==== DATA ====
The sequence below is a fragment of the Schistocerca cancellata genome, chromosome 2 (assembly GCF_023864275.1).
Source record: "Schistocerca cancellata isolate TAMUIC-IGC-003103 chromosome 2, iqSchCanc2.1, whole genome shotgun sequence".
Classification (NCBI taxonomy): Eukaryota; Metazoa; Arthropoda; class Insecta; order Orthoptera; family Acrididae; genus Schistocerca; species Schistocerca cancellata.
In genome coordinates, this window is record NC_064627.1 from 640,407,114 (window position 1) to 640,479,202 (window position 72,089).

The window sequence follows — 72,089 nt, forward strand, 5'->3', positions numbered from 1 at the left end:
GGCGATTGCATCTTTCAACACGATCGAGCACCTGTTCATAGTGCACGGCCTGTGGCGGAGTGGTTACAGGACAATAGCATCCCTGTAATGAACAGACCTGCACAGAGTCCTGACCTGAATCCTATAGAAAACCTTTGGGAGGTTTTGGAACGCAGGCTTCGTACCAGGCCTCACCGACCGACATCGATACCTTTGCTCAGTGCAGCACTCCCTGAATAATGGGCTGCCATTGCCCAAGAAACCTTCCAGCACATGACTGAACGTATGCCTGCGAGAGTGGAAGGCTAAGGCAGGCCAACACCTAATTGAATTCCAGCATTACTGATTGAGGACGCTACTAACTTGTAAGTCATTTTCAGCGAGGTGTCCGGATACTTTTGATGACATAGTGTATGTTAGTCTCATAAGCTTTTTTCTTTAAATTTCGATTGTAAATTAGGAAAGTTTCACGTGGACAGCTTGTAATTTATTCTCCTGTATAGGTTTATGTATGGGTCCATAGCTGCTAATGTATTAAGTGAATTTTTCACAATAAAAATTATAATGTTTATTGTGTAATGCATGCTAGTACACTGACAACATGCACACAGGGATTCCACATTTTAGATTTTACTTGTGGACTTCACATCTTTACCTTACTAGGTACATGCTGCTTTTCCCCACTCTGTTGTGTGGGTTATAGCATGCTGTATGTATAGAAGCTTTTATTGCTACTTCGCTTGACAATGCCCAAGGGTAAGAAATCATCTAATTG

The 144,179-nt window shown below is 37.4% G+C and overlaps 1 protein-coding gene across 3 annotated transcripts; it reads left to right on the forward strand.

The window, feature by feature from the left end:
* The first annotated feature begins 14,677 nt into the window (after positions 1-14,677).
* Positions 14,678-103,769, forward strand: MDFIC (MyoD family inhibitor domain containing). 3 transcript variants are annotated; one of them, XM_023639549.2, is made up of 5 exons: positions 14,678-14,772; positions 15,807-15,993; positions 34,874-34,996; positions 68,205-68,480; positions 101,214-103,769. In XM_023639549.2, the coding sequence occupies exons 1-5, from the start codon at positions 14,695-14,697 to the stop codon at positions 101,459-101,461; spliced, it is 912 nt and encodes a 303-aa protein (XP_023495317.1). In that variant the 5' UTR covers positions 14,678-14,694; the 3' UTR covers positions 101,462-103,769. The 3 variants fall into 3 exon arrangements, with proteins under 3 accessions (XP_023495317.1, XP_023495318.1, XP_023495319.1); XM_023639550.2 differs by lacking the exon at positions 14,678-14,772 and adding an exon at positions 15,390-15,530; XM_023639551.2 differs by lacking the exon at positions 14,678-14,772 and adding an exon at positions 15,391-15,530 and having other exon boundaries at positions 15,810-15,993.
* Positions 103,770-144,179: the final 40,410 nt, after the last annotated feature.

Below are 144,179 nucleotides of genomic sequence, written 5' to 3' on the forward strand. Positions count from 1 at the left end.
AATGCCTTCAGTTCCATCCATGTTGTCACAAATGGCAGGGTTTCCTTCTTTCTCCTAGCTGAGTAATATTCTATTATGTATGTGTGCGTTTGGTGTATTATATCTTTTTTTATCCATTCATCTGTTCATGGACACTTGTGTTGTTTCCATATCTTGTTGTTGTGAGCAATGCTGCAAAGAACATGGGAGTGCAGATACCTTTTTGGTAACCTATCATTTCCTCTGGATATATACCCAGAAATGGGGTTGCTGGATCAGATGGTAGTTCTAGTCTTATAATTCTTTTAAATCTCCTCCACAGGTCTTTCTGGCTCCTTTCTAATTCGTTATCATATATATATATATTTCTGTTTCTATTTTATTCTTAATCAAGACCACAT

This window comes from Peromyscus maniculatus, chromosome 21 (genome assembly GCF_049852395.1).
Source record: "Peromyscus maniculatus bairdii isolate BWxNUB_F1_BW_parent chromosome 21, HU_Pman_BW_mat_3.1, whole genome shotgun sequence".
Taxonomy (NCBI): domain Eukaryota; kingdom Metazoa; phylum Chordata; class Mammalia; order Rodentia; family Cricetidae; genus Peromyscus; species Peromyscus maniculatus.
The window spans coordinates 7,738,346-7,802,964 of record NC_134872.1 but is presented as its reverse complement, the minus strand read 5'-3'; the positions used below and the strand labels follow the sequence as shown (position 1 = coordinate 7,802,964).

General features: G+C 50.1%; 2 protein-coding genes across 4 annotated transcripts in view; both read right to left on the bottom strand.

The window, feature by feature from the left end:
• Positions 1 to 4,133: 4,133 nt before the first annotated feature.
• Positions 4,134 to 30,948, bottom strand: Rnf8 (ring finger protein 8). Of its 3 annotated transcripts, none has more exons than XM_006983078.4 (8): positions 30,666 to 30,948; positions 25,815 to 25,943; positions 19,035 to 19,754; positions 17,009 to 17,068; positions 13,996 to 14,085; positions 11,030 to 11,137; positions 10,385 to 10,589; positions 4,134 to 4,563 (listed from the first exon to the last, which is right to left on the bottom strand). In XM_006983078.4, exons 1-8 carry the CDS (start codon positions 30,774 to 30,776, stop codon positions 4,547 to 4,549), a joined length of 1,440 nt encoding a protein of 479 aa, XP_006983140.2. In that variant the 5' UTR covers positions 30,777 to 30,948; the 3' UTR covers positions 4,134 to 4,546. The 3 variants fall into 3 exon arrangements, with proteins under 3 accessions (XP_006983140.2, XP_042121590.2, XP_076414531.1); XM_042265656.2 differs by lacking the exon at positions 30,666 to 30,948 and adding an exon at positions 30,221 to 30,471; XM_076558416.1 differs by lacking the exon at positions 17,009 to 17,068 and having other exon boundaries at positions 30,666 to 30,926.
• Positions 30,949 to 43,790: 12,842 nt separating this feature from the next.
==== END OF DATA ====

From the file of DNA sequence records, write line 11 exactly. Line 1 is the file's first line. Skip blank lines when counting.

* Positions 103,770-144,179: the final 40,410 nt, after the last annotated feature.